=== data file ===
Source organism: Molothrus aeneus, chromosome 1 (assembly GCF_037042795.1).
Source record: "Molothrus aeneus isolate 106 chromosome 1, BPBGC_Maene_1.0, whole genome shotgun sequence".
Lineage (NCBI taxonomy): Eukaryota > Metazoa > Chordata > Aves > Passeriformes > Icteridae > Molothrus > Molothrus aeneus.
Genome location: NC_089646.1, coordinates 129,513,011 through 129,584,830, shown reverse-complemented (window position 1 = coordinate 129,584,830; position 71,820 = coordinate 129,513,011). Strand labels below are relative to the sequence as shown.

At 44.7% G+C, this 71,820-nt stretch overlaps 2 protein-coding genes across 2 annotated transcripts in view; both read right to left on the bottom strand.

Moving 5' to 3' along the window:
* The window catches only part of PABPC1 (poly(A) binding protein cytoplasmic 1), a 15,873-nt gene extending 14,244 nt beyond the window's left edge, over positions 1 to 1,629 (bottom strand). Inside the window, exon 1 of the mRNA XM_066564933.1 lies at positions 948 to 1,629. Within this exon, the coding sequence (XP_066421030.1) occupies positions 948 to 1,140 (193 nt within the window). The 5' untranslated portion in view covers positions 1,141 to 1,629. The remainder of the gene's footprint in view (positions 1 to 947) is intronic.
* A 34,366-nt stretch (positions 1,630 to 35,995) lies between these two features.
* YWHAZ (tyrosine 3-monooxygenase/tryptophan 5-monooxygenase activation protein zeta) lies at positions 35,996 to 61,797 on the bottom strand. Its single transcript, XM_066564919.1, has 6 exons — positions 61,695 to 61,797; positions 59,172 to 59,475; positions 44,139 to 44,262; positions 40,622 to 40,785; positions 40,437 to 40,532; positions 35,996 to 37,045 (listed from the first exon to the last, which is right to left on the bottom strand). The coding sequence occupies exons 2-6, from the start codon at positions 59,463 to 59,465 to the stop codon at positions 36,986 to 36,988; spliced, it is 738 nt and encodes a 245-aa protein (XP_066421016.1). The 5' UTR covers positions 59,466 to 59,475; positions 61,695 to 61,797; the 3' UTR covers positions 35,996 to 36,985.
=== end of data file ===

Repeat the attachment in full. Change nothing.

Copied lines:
Source organism: Molothrus aeneus, chromosome 1 (assembly GCF_037042795.1).
Source record: "Molothrus aeneus isolate 106 chromosome 1, BPBGC_Maene_1.0, whole genome shotgun sequence".
Lineage (NCBI taxonomy): Eukaryota > Metazoa > Chordata > Aves > Passeriformes > Icteridae > Molothrus > Molothrus aeneus.
Genome location: NC_089646.1, coordinates 129,513,011 through 129,584,830, shown reverse-complemented (window position 1 = coordinate 129,584,830; position 71,820 = coordinate 129,513,011). Strand labels below are relative to the sequence as shown.

At 44.7% G+C, this 71,820-nt stretch overlaps 2 protein-coding genes across 2 annotated transcripts in view; both read right to left on the bottom strand.

Moving 5' to 3' along the window:
* The window catches only part of PABPC1 (poly(A) binding protein cytoplasmic 1), a 15,873-nt gene extending 14,244 nt beyond the window's left edge, over positions 1 to 1,629 (bottom strand). Inside the window, exon 1 of the mRNA XM_066564933.1 lies at positions 948 to 1,629. Within this exon, the coding sequence (XP_066421030.1) occupies positions 948 to 1,140 (193 nt within the window). The 5' untranslated portion in view covers positions 1,141 to 1,629. The remainder of the gene's footprint in view (positions 1 to 947) is intronic.
* A 34,366-nt stretch (positions 1,630 to 35,995) lies between these two features.
* YWHAZ (tyrosine 3-monooxygenase/tryptophan 5-monooxygenase activation protein zeta) lies at positions 35,996 to 61,797 on the bottom strand. Its single transcript, XM_066564919.1, has 6 exons — positions 61,695 to 61,797; positions 59,172 to 59,475; positions 44,139 to 44,262; positions 40,622 to 40,785; positions 40,437 to 40,532; positions 35,996 to 37,045 (listed from the first exon to the last, which is right to left on the bottom strand). The coding sequence occupies exons 2-6, from the start codon at positions 59,463 to 59,465 to the stop codon at positions 36,986 to 36,988; spliced, it is 738 nt and encodes a 245-aa protein (XP_066421016.1). The 5' UTR covers positions 59,466 to 59,475; positions 61,695 to 61,797; the 3' UTR covers positions 35,996 to 36,985.